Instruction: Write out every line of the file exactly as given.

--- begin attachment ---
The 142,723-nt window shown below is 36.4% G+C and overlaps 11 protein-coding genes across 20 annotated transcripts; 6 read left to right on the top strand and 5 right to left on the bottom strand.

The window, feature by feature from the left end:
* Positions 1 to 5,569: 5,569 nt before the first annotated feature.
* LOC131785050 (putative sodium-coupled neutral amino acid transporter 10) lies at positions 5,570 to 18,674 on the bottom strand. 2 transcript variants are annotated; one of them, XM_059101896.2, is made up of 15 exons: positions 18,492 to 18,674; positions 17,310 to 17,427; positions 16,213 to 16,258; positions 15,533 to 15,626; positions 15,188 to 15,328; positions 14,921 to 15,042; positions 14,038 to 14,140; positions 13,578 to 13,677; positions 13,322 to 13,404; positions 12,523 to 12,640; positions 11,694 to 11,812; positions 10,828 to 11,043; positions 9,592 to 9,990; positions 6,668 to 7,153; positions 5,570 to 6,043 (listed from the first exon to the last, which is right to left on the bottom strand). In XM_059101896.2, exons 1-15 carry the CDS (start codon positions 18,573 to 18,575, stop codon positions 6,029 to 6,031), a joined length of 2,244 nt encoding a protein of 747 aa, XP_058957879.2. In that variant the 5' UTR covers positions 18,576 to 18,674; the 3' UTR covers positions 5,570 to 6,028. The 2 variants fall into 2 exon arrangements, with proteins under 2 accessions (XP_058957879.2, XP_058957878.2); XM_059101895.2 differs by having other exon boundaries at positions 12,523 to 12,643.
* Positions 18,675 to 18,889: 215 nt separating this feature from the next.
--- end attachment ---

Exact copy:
The 142,723-nt window shown below is 36.4% G+C and overlaps 11 protein-coding genes across 20 annotated transcripts; 6 read left to right on the top strand and 5 right to left on the bottom strand.

The window, feature by feature from the left end:
* Positions 1 to 5,569: 5,569 nt before the first annotated feature.
* LOC131785050 (putative sodium-coupled neutral amino acid transporter 10) lies at positions 5,570 to 18,674 on the bottom strand. 2 transcript variants are annotated; one of them, XM_059101896.2, is made up of 15 exons: positions 18,492 to 18,674; positions 17,310 to 17,427; positions 16,213 to 16,258; positions 15,533 to 15,626; positions 15,188 to 15,328; positions 14,921 to 15,042; positions 14,038 to 14,140; positions 13,578 to 13,677; positions 13,322 to 13,404; positions 12,523 to 12,640; positions 11,694 to 11,812; positions 10,828 to 11,043; positions 9,592 to 9,990; positions 6,668 to 7,153; positions 5,570 to 6,043 (listed from the first exon to the last, which is right to left on the bottom strand). In XM_059101896.2, exons 1-15 carry the CDS (start codon positions 18,573 to 18,575, stop codon positions 6,029 to 6,031), a joined length of 2,244 nt encoding a protein of 747 aa, XP_058957879.2. In that variant the 5' UTR covers positions 18,576 to 18,674; the 3' UTR covers positions 5,570 to 6,028. The 2 variants fall into 2 exon arrangements, with proteins under 2 accessions (XP_058957879.2, XP_058957878.2); XM_059101895.2 differs by having other exon boundaries at positions 12,523 to 12,643.
* Positions 18,675 to 18,889: 215 nt separating this feature from the next.